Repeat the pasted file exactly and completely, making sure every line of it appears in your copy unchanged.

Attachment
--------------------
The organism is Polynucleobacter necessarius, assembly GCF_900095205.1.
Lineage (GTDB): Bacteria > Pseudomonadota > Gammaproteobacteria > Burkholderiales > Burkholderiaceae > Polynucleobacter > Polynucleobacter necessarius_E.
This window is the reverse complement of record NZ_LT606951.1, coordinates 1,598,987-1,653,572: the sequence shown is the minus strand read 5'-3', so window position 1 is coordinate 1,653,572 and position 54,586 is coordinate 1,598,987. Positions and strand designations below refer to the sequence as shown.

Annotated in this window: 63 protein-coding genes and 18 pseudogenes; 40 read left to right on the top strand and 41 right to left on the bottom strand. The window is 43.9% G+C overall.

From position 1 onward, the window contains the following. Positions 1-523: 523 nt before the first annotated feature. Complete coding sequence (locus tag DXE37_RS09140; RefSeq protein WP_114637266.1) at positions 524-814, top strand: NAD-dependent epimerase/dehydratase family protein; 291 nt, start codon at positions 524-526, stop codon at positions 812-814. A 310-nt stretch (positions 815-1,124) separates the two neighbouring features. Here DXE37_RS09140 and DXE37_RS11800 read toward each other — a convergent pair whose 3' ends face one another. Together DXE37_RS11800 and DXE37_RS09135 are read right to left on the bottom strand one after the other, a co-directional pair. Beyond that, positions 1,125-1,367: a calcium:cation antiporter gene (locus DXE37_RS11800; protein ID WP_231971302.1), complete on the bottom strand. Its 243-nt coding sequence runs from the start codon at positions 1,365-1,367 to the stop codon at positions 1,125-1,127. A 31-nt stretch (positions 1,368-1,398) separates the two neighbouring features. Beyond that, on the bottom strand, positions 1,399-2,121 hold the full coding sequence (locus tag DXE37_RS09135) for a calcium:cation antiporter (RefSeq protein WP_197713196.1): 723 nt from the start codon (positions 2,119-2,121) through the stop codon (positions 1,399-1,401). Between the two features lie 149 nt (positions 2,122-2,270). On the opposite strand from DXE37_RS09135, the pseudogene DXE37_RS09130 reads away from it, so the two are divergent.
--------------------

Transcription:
The organism is Polynucleobacter necessarius, assembly GCF_900095205.1.
Lineage (GTDB): Bacteria > Pseudomonadota > Gammaproteobacteria > Burkholderiales > Burkholderiaceae > Polynucleobacter > Polynucleobacter necessarius_E.
This window is the reverse complement of record NZ_LT606951.1, coordinates 1,598,987-1,653,572: the sequence shown is the minus strand read 5'-3', so window position 1 is coordinate 1,653,572 and position 54,586 is coordinate 1,598,987. Positions and strand designations below refer to the sequence as shown.

Annotated in this window: 63 protein-coding genes and 18 pseudogenes; 40 read left to right on the top strand and 41 right to left on the bottom strand. The window is 43.9% G+C overall.

From position 1 onward, the window contains the following. Positions 1-523: 523 nt before the first annotated feature. Complete coding sequence (locus tag DXE37_RS09140; RefSeq protein WP_114637266.1) at positions 524-814, top strand: NAD-dependent epimerase/dehydratase family protein; 291 nt, start codon at positions 524-526, stop codon at positions 812-814. A 310-nt stretch (positions 815-1,124) separates the two neighbouring features. Here DXE37_RS09140 and DXE37_RS11800 read toward each other — a convergent pair whose 3' ends face one another. Together DXE37_RS11800 and DXE37_RS09135 are read right to left on the bottom strand one after the other, a co-directional pair. Beyond that, positions 1,125-1,367: a calcium:cation antiporter gene (locus DXE37_RS11800; protein ID WP_231971302.1), complete on the bottom strand. Its 243-nt coding sequence runs from the start codon at positions 1,365-1,367 to the stop codon at positions 1,125-1,127. A 31-nt stretch (positions 1,368-1,398) separates the two neighbouring features. Beyond that, on the bottom strand, positions 1,399-2,121 hold the full coding sequence (locus tag DXE37_RS09135) for a calcium:cation antiporter (RefSeq protein WP_197713196.1): 723 nt from the start codon (positions 2,119-2,121) through the stop codon (positions 1,399-1,401). Between the two features lie 149 nt (positions 2,122-2,270). On the opposite strand from DXE37_RS09135, the pseudogene DXE37_RS09130 reads away from it, so the two are divergent.